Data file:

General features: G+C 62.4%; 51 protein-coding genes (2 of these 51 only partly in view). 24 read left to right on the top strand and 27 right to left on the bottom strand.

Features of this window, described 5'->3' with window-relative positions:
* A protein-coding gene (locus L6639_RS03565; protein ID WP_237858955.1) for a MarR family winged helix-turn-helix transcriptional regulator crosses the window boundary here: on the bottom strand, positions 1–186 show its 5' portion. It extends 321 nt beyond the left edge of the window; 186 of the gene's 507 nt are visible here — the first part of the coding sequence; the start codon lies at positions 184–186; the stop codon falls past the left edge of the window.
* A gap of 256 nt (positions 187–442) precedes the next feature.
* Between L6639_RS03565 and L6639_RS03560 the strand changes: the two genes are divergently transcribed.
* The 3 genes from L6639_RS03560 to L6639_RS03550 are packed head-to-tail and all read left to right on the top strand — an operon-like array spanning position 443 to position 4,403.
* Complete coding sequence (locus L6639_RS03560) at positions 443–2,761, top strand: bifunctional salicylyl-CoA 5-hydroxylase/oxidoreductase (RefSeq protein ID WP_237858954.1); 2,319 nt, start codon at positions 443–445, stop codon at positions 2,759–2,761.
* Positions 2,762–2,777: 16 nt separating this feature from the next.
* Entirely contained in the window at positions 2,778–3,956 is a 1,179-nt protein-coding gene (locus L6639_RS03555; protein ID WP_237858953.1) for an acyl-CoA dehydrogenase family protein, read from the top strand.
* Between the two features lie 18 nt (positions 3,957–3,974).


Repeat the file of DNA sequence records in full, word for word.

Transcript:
General features: G+C 62.4%; 51 protein-coding genes (2 of these 51 only partly in view). 24 read left to right on the top strand and 27 right to left on the bottom strand.

Features of this window, described 5'->3' with window-relative positions:
* A protein-coding gene (locus L6639_RS03565; protein ID WP_237858955.1) for a MarR family winged helix-turn-helix transcriptional regulator crosses the window boundary here: on the bottom strand, positions 1–186 show its 5' portion. It extends 321 nt beyond the left edge of the window; 186 of the gene's 507 nt are visible here — the first part of the coding sequence; the start codon lies at positions 184–186; the stop codon falls past the left edge of the window.
* A gap of 256 nt (positions 187–442) precedes the next feature.
* Between L6639_RS03565 and L6639_RS03560 the strand changes: the two genes are divergently transcribed.
* The 3 genes from L6639_RS03560 to L6639_RS03550 are packed head-to-tail and all read left to right on the top strand — an operon-like array spanning position 443 to position 4,403.
* Complete coding sequence (locus L6639_RS03560) at positions 443–2,761, top strand: bifunctional salicylyl-CoA 5-hydroxylase/oxidoreductase (RefSeq protein ID WP_237858954.1); 2,319 nt, start codon at positions 443–445, stop codon at positions 2,759–2,761.
* Positions 2,762–2,777: 16 nt separating this feature from the next.
* Entirely contained in the window at positions 2,778–3,956 is a 1,179-nt protein-coding gene (locus L6639_RS03555; protein ID WP_237858953.1) for an acyl-CoA dehydrogenase family protein, read from the top strand.
* Between the two features lie 18 nt (positions 3,957–3,974).